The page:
Lenore Skenazy, a columnist for The New York Sun, caused quite a stir earlier this month when she wrote about letting her 9-year-old son take a subway and bus by himself across Manhattan. The boy had been begging her to allow him to test his big city commuting skills on his own, and she finally agreed, handing him a map, a subway token, some quarters, and a $20 bill.
She didn't give him her cell phone, nor did she secretly tail him as he sallied forth across Gotham alone.
Within days Skenazy was on various television news programs, explaining why she was not, contrary to the opinion of many commentators, America's Worst Mother.
Skenazy pointed out that for a child to be abducted by a stranger is literally a one-in-a-million event (there were about 115 such abductions in the U.S. in 2006, of which about 50 resulted in the child's death. There are about 75 million children in America).
She emphasized that New York is a very safe city, with the same crime rate as Boise, Idaho. And she insisted that not allowing children to go anywhere without adult supervision is bad both for the children themselves, and for parents who give free rein to their neurotic obsessions with risk and safety.
These are excellent points, and reminded me of something a friend told me recently. She lives in an upscale Denver neighborhood, with her husband and two small children.
Another of the neighborhood's young mothers (needless to say discussions of this topic always focus on the responsibilities of mothers, as opposed to parents) had asked her if she had checked the Internet to confirm the precise location of the neighborhood's registered sex offenders.
My friend had not, but she soon realized that failing to do so could well mark her as a negligent mom among her hypervigilant peers. And of course by doing so her own anxiety level regarding her children's safety was raised, even though at a rational level she realizes (she's a lawyer) that a sex offender address registry doesn't tell you much of anything about actual risk.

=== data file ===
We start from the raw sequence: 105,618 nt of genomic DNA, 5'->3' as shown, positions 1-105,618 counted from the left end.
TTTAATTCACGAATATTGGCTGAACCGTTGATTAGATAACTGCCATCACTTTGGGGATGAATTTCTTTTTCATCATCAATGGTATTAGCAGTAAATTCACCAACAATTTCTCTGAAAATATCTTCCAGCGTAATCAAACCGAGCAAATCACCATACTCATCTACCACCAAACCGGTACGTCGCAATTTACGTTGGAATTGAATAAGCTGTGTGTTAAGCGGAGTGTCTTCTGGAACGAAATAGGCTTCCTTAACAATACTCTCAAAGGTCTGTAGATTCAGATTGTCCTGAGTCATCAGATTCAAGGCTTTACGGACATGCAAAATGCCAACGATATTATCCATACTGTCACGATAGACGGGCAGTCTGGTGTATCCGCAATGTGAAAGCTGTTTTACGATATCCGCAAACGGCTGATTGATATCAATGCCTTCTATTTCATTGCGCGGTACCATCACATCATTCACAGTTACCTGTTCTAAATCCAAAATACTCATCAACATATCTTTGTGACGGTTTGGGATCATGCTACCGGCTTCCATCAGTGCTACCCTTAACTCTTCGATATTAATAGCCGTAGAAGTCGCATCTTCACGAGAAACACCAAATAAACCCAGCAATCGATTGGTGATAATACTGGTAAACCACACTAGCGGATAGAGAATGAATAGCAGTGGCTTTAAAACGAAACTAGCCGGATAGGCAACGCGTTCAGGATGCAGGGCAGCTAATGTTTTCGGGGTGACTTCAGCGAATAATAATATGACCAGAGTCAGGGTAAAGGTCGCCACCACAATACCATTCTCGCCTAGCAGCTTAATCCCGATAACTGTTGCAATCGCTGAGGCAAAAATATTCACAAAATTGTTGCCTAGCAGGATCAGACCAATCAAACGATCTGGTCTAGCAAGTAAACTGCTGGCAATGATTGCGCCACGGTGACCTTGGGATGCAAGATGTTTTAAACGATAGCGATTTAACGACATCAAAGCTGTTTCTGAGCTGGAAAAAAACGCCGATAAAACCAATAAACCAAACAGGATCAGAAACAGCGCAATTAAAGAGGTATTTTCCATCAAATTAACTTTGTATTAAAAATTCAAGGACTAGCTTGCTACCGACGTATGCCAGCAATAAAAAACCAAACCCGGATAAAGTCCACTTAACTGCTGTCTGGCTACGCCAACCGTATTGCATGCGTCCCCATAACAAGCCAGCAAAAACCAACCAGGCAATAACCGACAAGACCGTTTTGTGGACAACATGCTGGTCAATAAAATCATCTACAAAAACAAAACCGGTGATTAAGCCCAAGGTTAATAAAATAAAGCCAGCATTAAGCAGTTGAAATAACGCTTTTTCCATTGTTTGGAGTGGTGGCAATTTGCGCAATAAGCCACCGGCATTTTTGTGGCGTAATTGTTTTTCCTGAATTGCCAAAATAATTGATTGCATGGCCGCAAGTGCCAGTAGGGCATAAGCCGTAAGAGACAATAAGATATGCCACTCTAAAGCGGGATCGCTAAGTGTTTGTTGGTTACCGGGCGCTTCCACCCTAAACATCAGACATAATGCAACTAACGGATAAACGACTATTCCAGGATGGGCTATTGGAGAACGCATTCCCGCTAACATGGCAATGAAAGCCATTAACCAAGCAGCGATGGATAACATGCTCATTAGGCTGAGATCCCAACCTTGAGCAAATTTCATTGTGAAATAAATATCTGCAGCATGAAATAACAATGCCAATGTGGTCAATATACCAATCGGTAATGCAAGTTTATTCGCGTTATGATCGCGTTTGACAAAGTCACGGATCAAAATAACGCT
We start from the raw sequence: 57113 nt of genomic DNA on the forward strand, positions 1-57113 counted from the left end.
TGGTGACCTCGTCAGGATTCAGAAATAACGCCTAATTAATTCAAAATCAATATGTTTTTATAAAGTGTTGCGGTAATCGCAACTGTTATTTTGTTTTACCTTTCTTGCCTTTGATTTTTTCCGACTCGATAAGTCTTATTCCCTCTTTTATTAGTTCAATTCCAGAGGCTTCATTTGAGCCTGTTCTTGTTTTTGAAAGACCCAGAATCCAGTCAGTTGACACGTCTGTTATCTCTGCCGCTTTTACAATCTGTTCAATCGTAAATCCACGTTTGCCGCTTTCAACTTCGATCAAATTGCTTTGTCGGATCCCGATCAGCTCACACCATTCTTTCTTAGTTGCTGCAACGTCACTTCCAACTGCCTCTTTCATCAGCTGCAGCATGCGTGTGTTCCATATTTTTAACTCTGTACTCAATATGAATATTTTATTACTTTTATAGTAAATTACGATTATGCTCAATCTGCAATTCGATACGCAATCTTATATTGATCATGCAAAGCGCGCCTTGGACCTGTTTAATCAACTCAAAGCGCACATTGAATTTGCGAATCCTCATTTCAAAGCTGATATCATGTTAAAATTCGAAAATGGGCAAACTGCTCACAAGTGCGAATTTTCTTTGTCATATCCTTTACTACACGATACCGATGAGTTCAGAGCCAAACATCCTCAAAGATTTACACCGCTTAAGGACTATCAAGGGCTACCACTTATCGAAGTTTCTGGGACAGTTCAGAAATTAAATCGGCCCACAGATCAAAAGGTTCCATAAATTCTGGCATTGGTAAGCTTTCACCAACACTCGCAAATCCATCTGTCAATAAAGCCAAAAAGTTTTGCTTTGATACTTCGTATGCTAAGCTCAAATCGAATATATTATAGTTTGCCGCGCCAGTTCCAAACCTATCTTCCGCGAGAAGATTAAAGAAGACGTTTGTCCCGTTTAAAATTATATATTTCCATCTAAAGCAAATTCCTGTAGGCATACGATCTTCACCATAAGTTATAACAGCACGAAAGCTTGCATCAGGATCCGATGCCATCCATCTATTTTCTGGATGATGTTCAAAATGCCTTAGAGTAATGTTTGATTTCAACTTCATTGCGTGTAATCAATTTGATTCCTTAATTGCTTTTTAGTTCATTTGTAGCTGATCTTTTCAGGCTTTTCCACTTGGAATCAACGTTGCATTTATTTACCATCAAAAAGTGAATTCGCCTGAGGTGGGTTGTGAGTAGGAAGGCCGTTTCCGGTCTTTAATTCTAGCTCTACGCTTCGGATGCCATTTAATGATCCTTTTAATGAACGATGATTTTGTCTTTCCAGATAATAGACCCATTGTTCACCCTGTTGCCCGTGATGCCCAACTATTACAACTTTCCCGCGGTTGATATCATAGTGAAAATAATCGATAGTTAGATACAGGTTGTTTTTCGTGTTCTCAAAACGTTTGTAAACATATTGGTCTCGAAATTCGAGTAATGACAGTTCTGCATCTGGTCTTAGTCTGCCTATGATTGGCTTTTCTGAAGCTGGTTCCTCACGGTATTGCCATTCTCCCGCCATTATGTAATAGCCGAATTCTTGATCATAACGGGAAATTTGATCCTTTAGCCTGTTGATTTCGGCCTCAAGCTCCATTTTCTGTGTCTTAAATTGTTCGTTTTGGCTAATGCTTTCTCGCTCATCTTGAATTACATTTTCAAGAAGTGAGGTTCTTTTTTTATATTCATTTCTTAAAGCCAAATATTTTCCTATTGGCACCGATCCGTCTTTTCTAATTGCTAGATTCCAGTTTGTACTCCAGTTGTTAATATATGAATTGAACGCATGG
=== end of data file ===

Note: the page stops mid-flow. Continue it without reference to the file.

All this reflects a more general problem: the many cultural and political forces pushing us to behave like a nation of hysterics.
At the beginning of the 21st century, the typical American suburb is just about the safest place that has ever existed in the history of the world -- yet it's full of terrified people.
Statistics have little power in the face of a media environment in which extraordinarily rare events, such as strangers kidnapping children, are presented as commonplace by profit-hungry "news" outlets, for whom the bottom line is that fear sells.
Politicians realize this too. The ongoing overreaction to the 9/11 terrorist attacks is only the most vivid example of how our leaders cynically exploit our fears by making wildly exaggerated claims, such as that Islamic terrorism poses an "existential threat" to America.
Indeed, the reactions to Skenazy's column are a nice example of how the personal is political, and vice versa. Skenazy notes that one acquaintance told her that he requires his daughter to call home after she has walked the one block to her friend's house, even though they live in a typically crime-free suburb.
Other parents informed her they don't allow their children to walk alone to the mailbox.
This kind of thing encourages children to see the world in fear-ridden terms, and to grow up to become the sort of people more interested in having their government protect them from largely imaginary threats than in preserving their civil liberties.
At this point, we should be more afraid of having our children stolen from us by Republicans than by kidnappers.
Paul Campos is a professor of law at the University of Colorado. He can be reached at firstname.lastname@example.org.
© 2008 The E.W. Scripps Co.